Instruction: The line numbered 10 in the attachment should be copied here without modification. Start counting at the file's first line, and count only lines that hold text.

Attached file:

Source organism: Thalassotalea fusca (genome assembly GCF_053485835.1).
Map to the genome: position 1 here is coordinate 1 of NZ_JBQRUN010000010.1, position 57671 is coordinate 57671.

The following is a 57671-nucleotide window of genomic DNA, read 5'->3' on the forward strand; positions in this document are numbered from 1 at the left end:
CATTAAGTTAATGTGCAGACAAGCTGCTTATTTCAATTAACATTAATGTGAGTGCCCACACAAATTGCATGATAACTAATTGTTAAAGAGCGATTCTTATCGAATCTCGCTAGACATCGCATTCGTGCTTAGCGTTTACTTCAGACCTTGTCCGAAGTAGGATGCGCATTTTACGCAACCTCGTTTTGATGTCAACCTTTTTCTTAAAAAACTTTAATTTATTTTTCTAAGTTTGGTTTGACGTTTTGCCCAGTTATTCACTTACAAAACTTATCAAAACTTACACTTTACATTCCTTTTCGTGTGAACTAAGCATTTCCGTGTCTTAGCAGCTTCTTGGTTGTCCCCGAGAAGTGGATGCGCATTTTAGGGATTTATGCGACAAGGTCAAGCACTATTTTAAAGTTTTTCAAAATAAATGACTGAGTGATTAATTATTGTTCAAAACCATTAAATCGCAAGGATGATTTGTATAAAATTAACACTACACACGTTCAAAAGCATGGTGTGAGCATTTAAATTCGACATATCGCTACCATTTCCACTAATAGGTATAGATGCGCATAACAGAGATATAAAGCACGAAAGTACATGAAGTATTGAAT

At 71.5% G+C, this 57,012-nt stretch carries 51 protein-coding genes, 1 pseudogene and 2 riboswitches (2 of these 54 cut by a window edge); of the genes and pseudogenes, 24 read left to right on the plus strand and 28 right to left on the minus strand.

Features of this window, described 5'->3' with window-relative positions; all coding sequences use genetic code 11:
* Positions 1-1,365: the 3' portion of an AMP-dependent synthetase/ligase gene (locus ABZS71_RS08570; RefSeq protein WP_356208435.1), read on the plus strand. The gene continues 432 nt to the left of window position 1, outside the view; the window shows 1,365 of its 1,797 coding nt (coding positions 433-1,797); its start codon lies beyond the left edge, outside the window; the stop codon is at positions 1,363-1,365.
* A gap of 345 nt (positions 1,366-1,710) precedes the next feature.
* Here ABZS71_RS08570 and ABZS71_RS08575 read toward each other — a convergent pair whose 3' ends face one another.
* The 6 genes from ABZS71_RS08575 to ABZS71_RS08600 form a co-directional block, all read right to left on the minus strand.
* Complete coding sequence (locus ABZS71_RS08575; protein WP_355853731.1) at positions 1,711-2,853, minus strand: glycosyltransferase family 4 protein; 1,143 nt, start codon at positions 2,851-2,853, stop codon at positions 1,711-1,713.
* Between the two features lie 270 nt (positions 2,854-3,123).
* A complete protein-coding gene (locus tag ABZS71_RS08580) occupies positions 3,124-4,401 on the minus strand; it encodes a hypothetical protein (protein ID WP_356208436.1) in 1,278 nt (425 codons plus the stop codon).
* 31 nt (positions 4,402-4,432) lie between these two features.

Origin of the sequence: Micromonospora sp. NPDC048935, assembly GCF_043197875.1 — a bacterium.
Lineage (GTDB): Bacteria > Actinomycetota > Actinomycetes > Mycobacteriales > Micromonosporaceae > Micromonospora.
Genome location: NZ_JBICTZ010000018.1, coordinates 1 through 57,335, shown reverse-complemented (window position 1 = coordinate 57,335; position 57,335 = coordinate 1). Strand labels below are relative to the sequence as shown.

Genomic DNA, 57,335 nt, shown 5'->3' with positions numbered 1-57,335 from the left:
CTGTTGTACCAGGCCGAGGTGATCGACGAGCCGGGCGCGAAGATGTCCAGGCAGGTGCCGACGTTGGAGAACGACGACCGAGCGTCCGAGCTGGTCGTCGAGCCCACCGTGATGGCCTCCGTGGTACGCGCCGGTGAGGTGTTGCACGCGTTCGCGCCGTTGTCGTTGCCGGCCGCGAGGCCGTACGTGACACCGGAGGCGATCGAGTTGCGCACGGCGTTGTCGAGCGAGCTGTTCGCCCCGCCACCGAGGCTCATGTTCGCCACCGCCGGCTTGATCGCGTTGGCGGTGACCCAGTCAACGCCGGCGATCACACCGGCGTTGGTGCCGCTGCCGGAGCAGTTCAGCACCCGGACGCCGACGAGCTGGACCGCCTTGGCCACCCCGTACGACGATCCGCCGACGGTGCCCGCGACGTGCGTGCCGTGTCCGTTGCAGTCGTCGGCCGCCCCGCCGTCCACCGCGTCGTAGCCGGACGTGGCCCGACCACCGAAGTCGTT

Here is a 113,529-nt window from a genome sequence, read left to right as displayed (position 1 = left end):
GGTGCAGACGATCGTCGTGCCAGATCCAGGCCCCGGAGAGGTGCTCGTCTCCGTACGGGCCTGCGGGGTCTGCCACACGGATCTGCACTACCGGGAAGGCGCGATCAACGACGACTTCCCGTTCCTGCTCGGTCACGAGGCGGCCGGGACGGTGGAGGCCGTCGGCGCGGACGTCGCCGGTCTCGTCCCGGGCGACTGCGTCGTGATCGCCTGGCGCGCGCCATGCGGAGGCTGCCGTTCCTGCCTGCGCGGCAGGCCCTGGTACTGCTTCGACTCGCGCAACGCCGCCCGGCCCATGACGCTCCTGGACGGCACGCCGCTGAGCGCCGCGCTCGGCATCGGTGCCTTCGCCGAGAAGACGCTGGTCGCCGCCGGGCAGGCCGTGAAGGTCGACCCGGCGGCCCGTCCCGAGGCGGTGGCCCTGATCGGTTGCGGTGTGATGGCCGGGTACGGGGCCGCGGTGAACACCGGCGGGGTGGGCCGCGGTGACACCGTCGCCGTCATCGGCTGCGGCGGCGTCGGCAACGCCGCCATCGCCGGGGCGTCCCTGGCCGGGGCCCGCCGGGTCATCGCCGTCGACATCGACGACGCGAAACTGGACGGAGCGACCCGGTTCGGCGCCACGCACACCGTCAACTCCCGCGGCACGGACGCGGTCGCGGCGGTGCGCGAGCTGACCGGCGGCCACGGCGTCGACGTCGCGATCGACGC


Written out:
* The 6 genes from ABZS71_RS08575 to ABZS71_RS08600 form a co-directional block, all read right to left on the minus strand.